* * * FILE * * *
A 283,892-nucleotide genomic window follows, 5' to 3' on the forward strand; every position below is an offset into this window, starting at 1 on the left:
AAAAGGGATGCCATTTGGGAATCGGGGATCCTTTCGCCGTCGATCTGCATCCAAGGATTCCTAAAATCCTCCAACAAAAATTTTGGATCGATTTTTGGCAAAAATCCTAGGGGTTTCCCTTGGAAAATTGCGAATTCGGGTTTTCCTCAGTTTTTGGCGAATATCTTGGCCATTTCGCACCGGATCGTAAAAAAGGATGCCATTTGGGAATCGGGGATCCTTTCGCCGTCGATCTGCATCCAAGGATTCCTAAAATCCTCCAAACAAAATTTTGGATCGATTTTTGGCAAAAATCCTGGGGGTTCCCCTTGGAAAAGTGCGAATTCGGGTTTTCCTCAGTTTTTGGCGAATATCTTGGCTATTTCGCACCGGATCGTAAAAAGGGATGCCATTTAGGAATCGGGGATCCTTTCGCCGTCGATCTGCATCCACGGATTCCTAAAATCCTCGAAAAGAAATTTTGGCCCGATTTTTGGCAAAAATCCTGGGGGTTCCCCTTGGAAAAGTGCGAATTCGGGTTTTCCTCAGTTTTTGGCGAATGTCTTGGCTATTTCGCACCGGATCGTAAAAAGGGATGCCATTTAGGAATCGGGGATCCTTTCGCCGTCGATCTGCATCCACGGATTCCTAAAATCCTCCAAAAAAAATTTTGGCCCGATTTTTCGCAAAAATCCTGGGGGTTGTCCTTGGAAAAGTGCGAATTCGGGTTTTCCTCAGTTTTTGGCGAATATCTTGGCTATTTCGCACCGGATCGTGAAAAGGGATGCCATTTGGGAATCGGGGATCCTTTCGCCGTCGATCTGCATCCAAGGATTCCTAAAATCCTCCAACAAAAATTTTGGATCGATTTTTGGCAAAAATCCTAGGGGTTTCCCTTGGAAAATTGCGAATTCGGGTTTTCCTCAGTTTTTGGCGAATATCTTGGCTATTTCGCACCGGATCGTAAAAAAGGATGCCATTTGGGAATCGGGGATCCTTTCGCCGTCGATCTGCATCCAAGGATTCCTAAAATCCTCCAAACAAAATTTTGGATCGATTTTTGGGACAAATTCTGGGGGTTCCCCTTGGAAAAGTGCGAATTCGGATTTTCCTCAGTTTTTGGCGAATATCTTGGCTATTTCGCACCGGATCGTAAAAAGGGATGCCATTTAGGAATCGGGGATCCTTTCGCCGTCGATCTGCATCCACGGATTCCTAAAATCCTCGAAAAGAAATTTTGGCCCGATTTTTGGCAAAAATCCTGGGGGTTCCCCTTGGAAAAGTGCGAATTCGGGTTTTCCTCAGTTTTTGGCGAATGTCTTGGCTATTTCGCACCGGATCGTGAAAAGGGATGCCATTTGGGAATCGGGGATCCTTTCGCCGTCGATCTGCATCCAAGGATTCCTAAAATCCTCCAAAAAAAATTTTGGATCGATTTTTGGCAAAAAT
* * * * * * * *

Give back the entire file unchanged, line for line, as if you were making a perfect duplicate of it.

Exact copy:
A 283,892-nucleotide genomic window follows, 5' to 3' on the forward strand; every position below is an offset into this window, starting at 1 on the left:
AAAAGGGATGCCATTTGGGAATCGGGGATCCTTTCGCCGTCGATCTGCATCCAAGGATTCCTAAAATCCTCCAACAAAAATTTTGGATCGATTTTTGGCAAAAATCCTAGGGGTTTCCCTTGGAAAATTGCGAATTCGGGTTTTCCTCAGTTTTTGGCGAATATCTTGGCCATTTCGCACCGGATCGTAAAAAAGGATGCCATTTGGGAATCGGGGATCCTTTCGCCGTCGATCTGCATCCAAGGATTCCTAAAATCCTCCAAACAAAATTTTGGATCGATTTTTGGCAAAAATCCTGGGGGTTCCCCTTGGAAAAGTGCGAATTCGGGTTTTCCTCAGTTTTTGGCGAATATCTTGGCTATTTCGCACCGGATCGTAAAAAGGGATGCCATTTAGGAATCGGGGATCCTTTCGCCGTCGATCTGCATCCACGGATTCCTAAAATCCTCGAAAAGAAATTTTGGCCCGATTTTTGGCAAAAATCCTGGGGGTTCCCCTTGGAAAAGTGCGAATTCGGGTTTTCCTCAGTTTTTGGCGAATGTCTTGGCTATTTCGCACCGGATCGTAAAAAGGGATGCCATTTAGGAATCGGGGATCCTTTCGCCGTCGATCTGCATCCACGGATTCCTAAAATCCTCCAAAAAAAATTTTGGCCCGATTTTTCGCAAAAATCCTGGGGGTTGTCCTTGGAAAAGTGCGAATTCGGGTTTTCCTCAGTTTTTGGCGAATATCTTGGCTATTTCGCACCGGATCGTGAAAAGGGATGCCATTTGGGAATCGGGGATCCTTTCGCCGTCGATCTGCATCCAAGGATTCCTAAAATCCTCCAACAAAAATTTTGGATCGATTTTTGGCAAAAATCCTAGGGGTTTCCCTTGGAAAATTGCGAATTCGGGTTTTCCTCAGTTTTTGGCGAATATCTTGGCTATTTCGCACCGGATCGTAAAAAAGGATGCCATTTGGGAATCGGGGATCCTTTCGCCGTCGATCTGCATCCAAGGATTCCTAAAATCCTCCAAACAAAATTTTGGATCGATTTTTGGGACAAATTCTGGGGGTTCCCCTTGGAAAAGTGCGAATTCGGATTTTCCTCAGTTTTTGGCGAATATCTTGGCTATTTCGCACCGGATCGTAAAAAGGGATGCCATTTAGGAATCGGGGATCCTTTCGCCGTCGATCTGCATCCACGGATTCCTAAAATCCTCGAAAAGAAATTTTGGCCCGATTTTTGGCAAAAATCCTGGGGGTTCCCCTTGGAAAAGTGCGAATTCGGGTTTTCCTCAGTTTTTGGCGAATGTCTTGGCTATTTCGCACCGGATCGTGAAAAGGGATGCCATTTGGGAATCGGGGATCCTTTCGCCGTCGATCTGCATCCAAGGATTCCTAAAATCCTCCAAAAAAAATTTTGGATCGATTTTTGGCAAAAAT